From the Andes to the Outback: Acclimatising Alpacas in the British Empire
This paper examines attempts to naturalise the alpaca in the British Empire. In the nineteenth century Britain made concerted efforts to appropriate useful plants and animals and acclimatise them within its own colonies. The alpaca was a prime target for acclimatisers on account of its silken wool, which was manufactured into a range of luxury textiles. Its export was, however, banned by law in Peru and Bolivia, so the animals had to be smuggled out of the Andean states and shipped illegally to Britain and Australia. The paper studies the circuits of exchange that facilitated the transfer of alpacas from one continent to another and considers how British subjects in places as diverse as Bradford, Liverpool, Sydney and Arequipa promoted and benefited from the naturalisation scheme. It situates alpaca acclimatisation within a wider discourse of agricultural ‘improvement’, bio-piracy and imperial adventure.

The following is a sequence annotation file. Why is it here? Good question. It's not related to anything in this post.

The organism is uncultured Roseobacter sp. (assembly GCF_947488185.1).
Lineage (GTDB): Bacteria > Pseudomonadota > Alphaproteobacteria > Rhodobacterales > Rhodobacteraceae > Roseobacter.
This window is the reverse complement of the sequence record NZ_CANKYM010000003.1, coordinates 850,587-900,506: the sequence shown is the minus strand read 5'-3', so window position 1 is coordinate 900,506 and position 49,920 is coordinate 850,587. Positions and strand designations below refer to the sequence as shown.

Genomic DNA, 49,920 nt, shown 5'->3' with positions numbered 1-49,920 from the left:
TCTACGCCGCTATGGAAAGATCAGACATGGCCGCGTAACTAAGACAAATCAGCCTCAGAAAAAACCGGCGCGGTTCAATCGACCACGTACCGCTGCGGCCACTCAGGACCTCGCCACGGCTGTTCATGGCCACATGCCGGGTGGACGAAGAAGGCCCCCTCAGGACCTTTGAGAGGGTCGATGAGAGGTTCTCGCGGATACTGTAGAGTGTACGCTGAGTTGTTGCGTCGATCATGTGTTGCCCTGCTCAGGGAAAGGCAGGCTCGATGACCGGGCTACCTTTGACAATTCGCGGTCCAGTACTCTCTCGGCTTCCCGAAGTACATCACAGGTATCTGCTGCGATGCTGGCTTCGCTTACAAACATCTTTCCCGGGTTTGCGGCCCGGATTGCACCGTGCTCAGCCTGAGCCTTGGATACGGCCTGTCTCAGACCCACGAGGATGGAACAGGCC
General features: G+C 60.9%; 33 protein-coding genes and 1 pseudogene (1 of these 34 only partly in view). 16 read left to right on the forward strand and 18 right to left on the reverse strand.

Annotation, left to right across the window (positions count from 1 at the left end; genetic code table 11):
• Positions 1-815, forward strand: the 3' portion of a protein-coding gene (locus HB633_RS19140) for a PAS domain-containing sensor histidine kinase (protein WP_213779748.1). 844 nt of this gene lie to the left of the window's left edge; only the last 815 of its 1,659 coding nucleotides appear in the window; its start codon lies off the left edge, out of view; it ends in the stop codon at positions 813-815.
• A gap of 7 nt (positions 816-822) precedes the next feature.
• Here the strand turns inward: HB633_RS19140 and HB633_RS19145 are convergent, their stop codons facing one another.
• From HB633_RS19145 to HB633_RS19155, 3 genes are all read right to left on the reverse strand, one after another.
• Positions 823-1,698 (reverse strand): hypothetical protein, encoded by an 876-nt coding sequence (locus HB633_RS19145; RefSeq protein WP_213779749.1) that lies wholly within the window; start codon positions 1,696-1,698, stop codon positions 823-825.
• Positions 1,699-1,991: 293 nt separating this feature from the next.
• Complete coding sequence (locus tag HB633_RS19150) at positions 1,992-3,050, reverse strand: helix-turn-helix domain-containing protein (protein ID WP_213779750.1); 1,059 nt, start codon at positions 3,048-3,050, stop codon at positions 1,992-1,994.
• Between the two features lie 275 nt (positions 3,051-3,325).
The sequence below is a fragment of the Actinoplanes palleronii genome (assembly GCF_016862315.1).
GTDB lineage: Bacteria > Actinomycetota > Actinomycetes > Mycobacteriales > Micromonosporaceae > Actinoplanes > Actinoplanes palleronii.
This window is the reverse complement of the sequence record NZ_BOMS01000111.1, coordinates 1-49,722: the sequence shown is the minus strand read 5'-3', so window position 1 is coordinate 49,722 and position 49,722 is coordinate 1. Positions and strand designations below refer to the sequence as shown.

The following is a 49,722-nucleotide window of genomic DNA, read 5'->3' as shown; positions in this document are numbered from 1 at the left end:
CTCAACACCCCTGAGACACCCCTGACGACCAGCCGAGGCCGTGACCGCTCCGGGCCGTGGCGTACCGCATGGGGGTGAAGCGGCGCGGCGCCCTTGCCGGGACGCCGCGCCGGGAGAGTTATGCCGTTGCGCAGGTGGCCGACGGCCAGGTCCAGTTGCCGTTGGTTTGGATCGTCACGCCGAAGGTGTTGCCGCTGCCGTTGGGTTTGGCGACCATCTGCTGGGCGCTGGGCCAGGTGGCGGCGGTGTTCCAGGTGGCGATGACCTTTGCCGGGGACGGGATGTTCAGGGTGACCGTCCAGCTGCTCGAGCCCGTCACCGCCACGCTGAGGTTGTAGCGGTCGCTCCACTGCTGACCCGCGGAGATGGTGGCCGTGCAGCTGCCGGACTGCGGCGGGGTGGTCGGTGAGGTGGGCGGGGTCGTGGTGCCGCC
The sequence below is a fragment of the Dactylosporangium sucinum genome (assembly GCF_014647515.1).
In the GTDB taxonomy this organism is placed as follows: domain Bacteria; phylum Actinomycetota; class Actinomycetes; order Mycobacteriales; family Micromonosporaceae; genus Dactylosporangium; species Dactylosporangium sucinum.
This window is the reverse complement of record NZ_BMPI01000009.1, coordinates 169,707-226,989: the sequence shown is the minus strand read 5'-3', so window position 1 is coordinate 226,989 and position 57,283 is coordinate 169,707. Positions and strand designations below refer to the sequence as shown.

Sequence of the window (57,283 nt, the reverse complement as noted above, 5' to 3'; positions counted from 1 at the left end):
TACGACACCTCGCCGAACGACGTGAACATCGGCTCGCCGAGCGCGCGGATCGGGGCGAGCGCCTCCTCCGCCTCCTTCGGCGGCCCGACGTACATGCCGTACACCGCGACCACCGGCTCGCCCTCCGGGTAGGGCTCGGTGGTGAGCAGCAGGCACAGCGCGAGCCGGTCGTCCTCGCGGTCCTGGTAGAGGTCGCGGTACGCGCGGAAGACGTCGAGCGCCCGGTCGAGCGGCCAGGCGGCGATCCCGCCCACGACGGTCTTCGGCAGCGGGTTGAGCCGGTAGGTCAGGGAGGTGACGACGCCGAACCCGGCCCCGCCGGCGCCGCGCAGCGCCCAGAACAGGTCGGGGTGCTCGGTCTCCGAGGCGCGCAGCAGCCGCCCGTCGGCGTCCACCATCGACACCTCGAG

Date: 24 October 2017, 17:30 (Tuesday, 3rd week, Michaelmas 2017)
Venue: St Anne's College, Woodstock Road OX2 6HS
Venue Details: Seminar Room 3
Speaker: Dr Helen Cowie (University of York)
Organising department: Faculty of English Language and Literature
Part of: Science, Medicine and Culture in the Nineteenth Century
Booking required?: Not required
Audience: Members of the University only
Editor: Laura Spence